“Do you eat any sugar?”
I get this question a lot, and it always surprises me. Many people seem to be under the impression that because I eat mindfully (most of the time) and am a health coach that this automatically means I think sugar is evil and to be avoided at all costs.
So to be clear, I do eat sugar, though it’s true that I don’t eat as much as I used to, particularly refined sugar.
For example, I often have oatmeal for breakfast, sweetened with maple syrup. In the summer, I often make strawberry jam and vegan ice cream, both of which include agave nectar.
But I also eat items made with refined sugar. It all depends on my hunger levels and what I want at the time.
What got me thinking about this was when someone brought a bag of salt water taffy to work last week. I don’t eat a lot of candy, but that’s one type that I enjoy. The thing is, I don’t often buy anything like that because I end up with far more than I want.
From that perspective, having the bag at work turned out to be perfect. When I got hungry, I decided to include a piece of taffy along with the snack I had brought. That one piece, with the distinctive flavor and texture, was exactly what I wanted – and all that I wanted. Having more at one time would have been too much for me, not because I think sugar is inherently bad, but because my body simply doesn’t handle large doses of it very well anymore.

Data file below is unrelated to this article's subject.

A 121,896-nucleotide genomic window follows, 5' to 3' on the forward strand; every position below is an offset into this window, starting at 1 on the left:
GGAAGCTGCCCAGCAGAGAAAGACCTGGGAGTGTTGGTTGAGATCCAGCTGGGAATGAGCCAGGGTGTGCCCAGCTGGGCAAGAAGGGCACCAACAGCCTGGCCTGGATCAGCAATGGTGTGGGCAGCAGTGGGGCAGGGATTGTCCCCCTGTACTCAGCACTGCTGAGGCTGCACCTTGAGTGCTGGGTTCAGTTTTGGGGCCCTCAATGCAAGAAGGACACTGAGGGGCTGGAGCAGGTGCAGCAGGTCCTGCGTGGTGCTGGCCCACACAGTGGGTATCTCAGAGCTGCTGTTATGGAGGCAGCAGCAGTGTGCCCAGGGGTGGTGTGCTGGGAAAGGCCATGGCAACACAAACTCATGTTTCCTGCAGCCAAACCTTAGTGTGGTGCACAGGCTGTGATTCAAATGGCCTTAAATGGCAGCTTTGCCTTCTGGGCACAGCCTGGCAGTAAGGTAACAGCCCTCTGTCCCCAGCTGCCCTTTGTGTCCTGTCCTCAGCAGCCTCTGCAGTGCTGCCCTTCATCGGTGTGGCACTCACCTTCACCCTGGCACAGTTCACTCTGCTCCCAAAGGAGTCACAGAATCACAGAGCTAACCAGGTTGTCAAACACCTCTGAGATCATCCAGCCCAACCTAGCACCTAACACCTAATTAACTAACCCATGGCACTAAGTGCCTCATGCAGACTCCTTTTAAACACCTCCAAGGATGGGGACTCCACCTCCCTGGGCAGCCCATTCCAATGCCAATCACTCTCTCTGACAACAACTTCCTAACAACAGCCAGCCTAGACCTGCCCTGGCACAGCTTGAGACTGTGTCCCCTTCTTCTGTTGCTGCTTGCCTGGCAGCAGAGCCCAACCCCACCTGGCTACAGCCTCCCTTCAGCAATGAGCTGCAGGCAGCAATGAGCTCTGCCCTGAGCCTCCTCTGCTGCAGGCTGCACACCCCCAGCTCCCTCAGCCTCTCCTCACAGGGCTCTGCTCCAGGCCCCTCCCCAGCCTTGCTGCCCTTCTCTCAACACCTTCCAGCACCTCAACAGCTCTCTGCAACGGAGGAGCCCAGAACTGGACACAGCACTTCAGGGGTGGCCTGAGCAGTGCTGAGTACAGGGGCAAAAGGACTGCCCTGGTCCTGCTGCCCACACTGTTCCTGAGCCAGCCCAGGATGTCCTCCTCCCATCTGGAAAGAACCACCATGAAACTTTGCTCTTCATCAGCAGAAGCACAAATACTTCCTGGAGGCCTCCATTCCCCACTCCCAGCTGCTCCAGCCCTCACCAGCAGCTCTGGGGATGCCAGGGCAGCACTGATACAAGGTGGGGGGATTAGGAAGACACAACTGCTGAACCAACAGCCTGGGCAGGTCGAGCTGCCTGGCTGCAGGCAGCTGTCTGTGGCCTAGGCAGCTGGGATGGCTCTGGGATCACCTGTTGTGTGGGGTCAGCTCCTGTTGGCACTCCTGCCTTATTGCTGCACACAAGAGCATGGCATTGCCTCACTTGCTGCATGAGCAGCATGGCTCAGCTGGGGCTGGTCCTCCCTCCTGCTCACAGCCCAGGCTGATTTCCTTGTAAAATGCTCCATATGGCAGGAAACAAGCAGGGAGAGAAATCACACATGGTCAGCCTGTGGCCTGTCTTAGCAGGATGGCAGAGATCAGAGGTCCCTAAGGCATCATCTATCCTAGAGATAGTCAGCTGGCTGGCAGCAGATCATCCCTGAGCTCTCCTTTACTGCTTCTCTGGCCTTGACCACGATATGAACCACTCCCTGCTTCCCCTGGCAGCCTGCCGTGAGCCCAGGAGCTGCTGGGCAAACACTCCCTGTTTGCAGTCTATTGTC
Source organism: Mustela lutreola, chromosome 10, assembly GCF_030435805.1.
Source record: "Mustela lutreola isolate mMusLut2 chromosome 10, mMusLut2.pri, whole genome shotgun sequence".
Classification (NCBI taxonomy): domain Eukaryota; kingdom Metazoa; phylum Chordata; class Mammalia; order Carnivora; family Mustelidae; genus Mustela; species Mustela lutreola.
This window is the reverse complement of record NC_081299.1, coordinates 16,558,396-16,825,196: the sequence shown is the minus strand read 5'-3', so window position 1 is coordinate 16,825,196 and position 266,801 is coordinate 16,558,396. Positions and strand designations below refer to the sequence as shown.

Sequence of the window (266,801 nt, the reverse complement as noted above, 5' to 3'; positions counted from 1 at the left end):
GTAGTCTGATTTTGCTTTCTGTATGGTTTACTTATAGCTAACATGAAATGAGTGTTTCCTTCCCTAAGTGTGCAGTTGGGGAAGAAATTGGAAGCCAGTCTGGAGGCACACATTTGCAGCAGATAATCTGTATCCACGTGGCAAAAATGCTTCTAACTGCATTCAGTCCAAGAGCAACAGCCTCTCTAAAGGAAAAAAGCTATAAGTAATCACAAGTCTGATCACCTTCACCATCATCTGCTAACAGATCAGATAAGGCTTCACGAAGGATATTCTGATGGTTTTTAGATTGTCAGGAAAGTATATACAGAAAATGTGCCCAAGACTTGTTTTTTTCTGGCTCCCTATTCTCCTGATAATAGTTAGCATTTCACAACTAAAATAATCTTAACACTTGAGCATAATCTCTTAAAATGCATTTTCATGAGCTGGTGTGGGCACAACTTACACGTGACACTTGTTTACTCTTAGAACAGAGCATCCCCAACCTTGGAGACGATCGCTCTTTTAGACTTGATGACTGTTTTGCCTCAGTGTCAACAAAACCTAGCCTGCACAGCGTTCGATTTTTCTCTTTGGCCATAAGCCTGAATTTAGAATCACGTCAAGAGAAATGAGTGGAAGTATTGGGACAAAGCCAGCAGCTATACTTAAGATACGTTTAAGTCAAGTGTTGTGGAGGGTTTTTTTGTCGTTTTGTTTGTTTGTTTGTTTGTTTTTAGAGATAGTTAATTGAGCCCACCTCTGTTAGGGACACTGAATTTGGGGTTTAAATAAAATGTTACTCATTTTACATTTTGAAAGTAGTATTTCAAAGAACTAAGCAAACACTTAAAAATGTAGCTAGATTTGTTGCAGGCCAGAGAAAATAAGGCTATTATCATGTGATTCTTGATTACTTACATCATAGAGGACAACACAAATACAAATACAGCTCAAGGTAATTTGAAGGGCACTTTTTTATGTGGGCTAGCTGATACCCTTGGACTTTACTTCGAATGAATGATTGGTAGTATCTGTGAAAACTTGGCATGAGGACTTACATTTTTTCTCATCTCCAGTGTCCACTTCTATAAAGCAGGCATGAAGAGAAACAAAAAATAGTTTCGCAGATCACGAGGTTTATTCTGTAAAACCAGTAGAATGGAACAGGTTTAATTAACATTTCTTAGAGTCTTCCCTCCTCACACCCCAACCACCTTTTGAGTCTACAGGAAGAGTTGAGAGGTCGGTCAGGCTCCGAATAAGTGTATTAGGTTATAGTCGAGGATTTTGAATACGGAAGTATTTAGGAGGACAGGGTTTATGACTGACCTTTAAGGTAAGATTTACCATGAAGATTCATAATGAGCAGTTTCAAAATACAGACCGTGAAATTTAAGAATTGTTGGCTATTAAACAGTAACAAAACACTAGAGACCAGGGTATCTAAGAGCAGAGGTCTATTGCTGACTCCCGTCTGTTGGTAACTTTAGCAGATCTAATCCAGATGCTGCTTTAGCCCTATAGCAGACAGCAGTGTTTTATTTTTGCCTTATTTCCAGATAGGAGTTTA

I chose a different flavor each day, for the few days before the candy disappeared. Each time I savored it, and when it was gone, I enjoyed the rest of my snack.
I’m not sure that anyone saw me take those pieces, though, which perhaps is part of the reason why I give the impression of avoiding sugar. In the future, I may see if I can find opportunities of eating something sweet around other people, as a reminder that I don’t only have foods with high nutritional content. That’s the case a lot of the time, but it may help others to remember that those of us who work in mindful eating and health-related fields may still sometimes choose candy.